My previous article on Debt Collection Consumer Protection described the protections afforded by the Fair Debt Collection Practices Act. There are also numerous other federal, state and local laws which provide additional protections for consumers. Some of these are:
Dodd Frank Wall Street Reform and Protection Act of 2010
The Consumer Financial Protection Bureau was established by the Dodd Frank Wall Street Reform and Protection Act of 2010. Its mission is to establish protections for American consumers regarding financial products and services. It supervises banks, credit unions, and other financial companies, and enforces federal consumer financial laws.
The Bureau restricts unfair and deceptive or abusive acts and practices undertaken by creditors, investigates consumer complaints, provides financial education and monitors financial markets for emerging potential risks to consumers.
New York State Department of Financial Services
In July of this year, the New York State Department of Financial Services promulgated a new Part 1 of Title 23 of the Official Compilation of Codes, Rules, and Regulations for debt collection by 3rd party debt collectors and debt buyers, which requires debt collectors to maintain reasonable procedures to determine if the Statute of Limitations has expired, and must indicate to the consumer that the debt may be expired, and that commencing a lawsuit to collect an expired debt is a violation of the FDCPA.
Debt collectors must also disclose the following to any consumer:
The consumer is not required to provide the debt collector with an admission, affirmation or acknowledgement of the debt, a promise to pay the debt, or a waiver from the statute of limitations.
If the consumer makes any payment on an expired debt or admits, affirms, acknowledges or promises to pay the expired debt, the statute of limitations may begin anew.
New York City Department of Consumer Affairs
Since 2009, the New York City Department of Consumer Affairs has prohibited debt collectors from contacting consumers to collect a time-barred debt, unless a disclosure is included in each written communication to the consumer, which states the following information:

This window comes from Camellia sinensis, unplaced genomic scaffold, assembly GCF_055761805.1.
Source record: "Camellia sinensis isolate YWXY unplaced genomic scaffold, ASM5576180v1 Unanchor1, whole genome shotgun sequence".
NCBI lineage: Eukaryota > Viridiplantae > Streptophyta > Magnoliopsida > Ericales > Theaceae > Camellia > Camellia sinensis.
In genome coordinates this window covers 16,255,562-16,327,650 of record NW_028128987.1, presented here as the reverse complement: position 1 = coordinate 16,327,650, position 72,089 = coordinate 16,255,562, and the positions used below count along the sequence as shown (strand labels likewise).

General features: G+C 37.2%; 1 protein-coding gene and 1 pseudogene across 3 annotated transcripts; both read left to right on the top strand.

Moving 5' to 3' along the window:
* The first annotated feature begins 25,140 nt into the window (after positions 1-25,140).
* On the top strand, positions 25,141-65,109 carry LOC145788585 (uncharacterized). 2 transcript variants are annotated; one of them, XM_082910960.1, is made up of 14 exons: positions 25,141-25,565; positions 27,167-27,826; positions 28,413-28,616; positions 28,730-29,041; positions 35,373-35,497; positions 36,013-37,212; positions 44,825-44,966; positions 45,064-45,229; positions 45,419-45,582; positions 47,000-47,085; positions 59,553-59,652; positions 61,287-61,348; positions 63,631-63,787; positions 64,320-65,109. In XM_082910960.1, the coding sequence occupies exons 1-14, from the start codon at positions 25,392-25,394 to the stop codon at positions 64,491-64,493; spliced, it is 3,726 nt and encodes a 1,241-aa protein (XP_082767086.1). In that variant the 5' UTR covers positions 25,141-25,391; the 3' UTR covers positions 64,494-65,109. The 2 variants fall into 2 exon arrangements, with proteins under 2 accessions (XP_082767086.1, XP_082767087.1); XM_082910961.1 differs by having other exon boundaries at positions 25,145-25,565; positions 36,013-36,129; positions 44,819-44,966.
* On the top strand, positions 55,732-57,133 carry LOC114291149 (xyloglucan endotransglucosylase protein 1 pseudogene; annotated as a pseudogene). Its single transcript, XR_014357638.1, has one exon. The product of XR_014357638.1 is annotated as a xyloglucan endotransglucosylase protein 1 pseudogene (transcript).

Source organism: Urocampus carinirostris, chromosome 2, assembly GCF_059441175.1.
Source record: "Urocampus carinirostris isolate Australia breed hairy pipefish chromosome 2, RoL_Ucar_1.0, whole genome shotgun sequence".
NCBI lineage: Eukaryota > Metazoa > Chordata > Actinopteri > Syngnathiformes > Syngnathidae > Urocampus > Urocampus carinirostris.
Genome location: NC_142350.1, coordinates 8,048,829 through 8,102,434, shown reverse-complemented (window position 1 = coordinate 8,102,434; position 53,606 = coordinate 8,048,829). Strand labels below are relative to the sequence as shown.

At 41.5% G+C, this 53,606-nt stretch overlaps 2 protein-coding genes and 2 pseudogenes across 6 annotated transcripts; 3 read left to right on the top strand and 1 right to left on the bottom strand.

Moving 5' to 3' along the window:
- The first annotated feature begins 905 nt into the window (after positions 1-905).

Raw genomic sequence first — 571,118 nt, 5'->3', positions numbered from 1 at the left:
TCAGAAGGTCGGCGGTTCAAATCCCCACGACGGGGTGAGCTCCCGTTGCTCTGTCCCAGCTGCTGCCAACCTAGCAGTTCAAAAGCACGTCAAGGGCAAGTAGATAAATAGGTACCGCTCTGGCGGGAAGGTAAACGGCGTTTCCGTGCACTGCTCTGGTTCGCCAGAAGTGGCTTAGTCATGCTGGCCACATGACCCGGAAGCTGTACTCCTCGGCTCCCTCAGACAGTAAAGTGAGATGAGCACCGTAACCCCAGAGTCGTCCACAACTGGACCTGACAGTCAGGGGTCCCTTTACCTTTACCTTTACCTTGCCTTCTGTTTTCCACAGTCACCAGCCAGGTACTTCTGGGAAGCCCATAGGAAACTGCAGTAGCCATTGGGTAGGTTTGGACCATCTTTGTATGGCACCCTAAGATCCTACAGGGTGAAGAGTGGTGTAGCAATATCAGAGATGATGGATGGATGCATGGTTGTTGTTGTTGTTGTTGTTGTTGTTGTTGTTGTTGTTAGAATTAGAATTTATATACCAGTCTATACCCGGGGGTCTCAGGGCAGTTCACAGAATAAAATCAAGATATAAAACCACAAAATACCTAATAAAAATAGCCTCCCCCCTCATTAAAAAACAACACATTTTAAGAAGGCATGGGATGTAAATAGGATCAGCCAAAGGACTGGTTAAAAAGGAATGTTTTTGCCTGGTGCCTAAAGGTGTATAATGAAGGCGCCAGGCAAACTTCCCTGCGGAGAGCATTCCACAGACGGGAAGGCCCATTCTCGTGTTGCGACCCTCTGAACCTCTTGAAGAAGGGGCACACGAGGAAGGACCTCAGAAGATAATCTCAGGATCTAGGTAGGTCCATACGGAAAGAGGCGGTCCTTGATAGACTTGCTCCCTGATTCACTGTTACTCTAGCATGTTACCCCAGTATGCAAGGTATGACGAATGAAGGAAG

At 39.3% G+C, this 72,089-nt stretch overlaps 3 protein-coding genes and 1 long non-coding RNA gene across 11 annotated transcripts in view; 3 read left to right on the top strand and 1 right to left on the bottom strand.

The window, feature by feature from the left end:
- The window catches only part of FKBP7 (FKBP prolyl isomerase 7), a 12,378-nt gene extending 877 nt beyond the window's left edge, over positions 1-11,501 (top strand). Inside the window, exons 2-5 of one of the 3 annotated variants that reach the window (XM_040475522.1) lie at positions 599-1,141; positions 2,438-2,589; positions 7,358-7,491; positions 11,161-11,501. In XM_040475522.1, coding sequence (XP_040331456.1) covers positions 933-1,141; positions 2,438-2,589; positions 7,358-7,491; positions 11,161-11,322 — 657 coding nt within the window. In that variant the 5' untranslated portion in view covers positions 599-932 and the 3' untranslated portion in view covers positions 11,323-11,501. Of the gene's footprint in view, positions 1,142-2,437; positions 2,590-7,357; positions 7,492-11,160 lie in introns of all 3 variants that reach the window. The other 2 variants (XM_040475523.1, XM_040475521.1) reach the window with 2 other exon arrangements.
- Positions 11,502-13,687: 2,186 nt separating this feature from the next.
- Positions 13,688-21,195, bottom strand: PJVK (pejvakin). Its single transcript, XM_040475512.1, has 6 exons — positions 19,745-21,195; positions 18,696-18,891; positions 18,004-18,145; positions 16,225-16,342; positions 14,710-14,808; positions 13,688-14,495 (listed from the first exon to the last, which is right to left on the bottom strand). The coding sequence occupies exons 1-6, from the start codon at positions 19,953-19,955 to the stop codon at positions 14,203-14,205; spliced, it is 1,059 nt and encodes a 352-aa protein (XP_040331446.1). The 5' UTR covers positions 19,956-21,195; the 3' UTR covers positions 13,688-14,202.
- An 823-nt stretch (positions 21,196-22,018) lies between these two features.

“The legal time limit (statute of limitations) for suing to collect this debt has expired. However, if somebody sues you anyway to try and enforce the debt, court rules require you to inform the court that the statute of limitations has expired. Even though the statute of limitations has expired, you may choose to make payment. However, if partial payment is issued, the creditor’s right to sue to collect the entire debt may start again.”
Additionally, since October 1 they now require documentation establishing the ownership of the debt in order to obtain a default judgment in consumer credit matters.
These rules are implemented by the following affidavits required to be submitted in these consumer credit cases:
Lawsuits commenced by the original creditor – Affidavit from the original creditor establishing the debt was incurred and the account is in default.
Lawsuits commenced by a purchaser of the debt – Affidavit from the original creditor establishing that the debt was incurred and the account was sold by the original creditor to the debt buyer, in addition to the affidavit of the debt buyer that the account was purchased, and the account is in default.
Affirmation of attorney that the statute of limitations has not yet expired.
In conclusion, debt collectors must exercise care to ensure they are in strict compliance with all consumer protection laws to avoid regulatory enforcement actions for engaging in any practices that may violate any of the new regulations.